As we near the second quarter of 2022, the world around us is rapidly changing. With the cost of living increasing, the crisis in Ukraine, and gas and electricity spikes, there could be difficult times ahead for retailers. IMRG’s Digital Dashboard has been monitoring the market, and can show us exactly how UK retailers have been affected by these difficult times. What exactly does the current downturn in the market mean for ecommerce?
The ABV has been affected in the UK, as a result of this potential market slow down. Across 2021, the average basket volume (ABV) was rising compared to the same months the year previous, but by August, it reached its peak. The average spend dropped from almost £150 in August, to under £110 by December, but in January 2022 it began to rise again. IMRG’s February 2022 data shows that this trend has continued, and it could potentially peak further in the coming months. This could be due to inflation, and the rising cost of living, as retailers bump up the prices of their stock, in order to keep up with the costs of supply. However, there could be a potential drop in ABV as people spending less due to this squeeze on personal finances, or holding out for discounts, but history suggests it’s more likely to creep up at the expense of conversion. It’ll be interesting to see where the ABV might be heading in April, according to IMRG’s Digital Dashboard.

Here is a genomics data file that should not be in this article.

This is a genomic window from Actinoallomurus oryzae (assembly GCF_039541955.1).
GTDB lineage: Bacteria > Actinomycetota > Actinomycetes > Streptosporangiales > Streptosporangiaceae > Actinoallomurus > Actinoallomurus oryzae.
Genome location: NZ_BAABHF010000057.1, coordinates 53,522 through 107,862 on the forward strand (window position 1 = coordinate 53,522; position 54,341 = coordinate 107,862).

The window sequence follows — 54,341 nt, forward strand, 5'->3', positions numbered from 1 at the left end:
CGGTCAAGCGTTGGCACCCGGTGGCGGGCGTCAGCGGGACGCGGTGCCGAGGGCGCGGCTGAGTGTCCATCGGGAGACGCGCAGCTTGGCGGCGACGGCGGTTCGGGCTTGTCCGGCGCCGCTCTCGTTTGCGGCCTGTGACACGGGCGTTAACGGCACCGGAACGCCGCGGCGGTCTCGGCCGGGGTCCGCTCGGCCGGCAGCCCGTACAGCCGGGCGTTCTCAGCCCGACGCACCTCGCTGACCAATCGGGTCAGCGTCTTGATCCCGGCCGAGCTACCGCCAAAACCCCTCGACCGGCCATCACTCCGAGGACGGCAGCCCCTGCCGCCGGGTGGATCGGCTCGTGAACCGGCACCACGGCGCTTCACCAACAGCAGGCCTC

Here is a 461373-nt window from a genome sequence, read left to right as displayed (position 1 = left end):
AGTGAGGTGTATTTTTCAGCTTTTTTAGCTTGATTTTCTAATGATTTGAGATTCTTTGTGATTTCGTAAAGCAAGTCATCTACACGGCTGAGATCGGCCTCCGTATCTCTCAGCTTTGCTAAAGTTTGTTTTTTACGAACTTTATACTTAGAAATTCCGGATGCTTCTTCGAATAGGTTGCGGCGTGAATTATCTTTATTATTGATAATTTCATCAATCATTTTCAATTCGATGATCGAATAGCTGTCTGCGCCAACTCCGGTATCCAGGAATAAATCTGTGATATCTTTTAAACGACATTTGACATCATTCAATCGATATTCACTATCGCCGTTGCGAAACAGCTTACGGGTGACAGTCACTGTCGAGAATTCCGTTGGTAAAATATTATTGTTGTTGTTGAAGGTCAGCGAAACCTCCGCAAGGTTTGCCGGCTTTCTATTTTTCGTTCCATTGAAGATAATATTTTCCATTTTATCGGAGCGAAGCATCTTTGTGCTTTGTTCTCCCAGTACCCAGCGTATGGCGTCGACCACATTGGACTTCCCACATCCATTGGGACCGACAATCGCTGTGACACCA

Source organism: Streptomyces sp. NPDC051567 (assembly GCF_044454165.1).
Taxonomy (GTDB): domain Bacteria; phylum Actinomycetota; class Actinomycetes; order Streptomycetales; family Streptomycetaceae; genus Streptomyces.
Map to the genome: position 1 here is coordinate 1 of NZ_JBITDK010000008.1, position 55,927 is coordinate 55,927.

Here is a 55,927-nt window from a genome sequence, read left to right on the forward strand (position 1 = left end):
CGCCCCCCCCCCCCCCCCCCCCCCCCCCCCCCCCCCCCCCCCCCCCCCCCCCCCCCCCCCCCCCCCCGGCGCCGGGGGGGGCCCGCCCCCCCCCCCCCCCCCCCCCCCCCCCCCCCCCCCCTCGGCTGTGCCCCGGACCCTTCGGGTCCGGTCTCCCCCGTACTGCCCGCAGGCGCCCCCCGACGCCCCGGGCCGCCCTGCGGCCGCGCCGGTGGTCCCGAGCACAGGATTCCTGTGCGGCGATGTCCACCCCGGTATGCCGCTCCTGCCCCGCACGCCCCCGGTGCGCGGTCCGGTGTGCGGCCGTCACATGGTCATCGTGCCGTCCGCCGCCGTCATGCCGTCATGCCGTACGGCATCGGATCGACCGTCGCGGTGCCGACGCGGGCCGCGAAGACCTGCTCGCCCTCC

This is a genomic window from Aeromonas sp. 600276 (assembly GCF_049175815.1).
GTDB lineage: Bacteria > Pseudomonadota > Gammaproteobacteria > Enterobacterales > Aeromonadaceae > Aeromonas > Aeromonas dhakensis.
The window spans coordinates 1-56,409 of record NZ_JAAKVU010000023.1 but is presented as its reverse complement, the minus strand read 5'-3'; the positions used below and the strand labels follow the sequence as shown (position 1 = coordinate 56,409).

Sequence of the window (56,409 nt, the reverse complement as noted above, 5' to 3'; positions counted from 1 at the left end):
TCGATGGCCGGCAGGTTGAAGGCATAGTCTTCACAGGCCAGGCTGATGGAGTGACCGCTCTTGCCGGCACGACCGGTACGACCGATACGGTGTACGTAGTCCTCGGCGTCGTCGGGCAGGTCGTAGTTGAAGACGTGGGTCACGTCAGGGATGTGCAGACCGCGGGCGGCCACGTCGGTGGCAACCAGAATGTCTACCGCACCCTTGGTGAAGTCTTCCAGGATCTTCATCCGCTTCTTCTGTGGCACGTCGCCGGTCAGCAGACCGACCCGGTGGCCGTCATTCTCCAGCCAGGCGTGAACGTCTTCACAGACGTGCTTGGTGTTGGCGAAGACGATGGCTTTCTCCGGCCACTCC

Month on Month growth is definitely one to watch at the moment. Whilst February’s MoM growth was at -7.7%—marginally outside the normal range between -3.5% and -5.5% (a minor difference when it comes to growth patterns at times during the pandemic). Once again, this may be linked to financial fears regarding a market crash, as the result of inflation and European conflict. Whilst retailers seem to be worried about revenue and spending, this drop has not yet produced a significant impact on index growth data, as last month’s results can be considered relatively normal given the circumstances.
Year on year growth is still heading on a downwards trajectory however, as we can see that growth has been dropping in the initial weeks of March, suggesting the market’s inability to match the growth of last year.
YoY Revenue Growth, 2021/2022
Source: IMRG’s Digital Dashboard
Whilst retailers might be experiencing tremors within their metrics at the moment, it’s not yet cause for panic. There’s still hope that the coming months might see a return to normal growth and spending, or a levelling out of ABV.
However, it seems that with the unstable state of the global economy, and volatile prices for gas, petrol and the cost of living, retailers will need to keep thinking on their feet.